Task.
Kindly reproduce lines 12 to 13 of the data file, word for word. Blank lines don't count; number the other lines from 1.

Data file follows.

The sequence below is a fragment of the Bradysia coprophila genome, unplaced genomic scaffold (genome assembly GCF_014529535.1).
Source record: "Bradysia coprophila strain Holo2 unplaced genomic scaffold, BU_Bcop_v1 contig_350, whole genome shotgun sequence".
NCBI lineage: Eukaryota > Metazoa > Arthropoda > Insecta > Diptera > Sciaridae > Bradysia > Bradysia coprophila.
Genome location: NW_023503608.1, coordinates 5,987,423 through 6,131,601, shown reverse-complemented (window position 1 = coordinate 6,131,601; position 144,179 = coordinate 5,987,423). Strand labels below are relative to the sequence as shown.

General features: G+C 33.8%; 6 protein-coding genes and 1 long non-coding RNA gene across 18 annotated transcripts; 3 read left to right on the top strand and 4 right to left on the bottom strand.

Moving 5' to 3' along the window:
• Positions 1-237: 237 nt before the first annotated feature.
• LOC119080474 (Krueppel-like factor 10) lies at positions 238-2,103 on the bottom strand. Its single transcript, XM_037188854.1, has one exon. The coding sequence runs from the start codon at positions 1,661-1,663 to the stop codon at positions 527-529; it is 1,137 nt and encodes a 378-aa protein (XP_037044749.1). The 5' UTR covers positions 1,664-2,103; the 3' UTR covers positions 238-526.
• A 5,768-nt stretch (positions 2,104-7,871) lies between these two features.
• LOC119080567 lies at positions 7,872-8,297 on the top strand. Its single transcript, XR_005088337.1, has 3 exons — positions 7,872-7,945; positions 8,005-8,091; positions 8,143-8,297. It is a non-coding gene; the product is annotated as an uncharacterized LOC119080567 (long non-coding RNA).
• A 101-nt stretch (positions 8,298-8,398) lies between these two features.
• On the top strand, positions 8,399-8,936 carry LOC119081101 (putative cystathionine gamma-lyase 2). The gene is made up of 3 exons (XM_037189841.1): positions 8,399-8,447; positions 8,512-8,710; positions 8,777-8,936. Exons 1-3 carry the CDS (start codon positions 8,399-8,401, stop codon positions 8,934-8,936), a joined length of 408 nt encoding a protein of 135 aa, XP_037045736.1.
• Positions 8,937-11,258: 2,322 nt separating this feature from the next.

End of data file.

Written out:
• On the top strand, positions 8,399-8,936 carry LOC119081101 (putative cystathionine gamma-lyase 2). The gene is made up of 3 exons (XM_037189841.1): positions 8,399-8,447; positions 8,512-8,710; positions 8,777-8,936. Exons 1-3 carry the CDS (start codon positions 8,399-8,401, stop codon positions 8,934-8,936), a joined length of 408 nt encoding a protein of 135 aa, XP_037045736.1.
• Positions 8,937-11,258: 2,322 nt separating this feature from the next.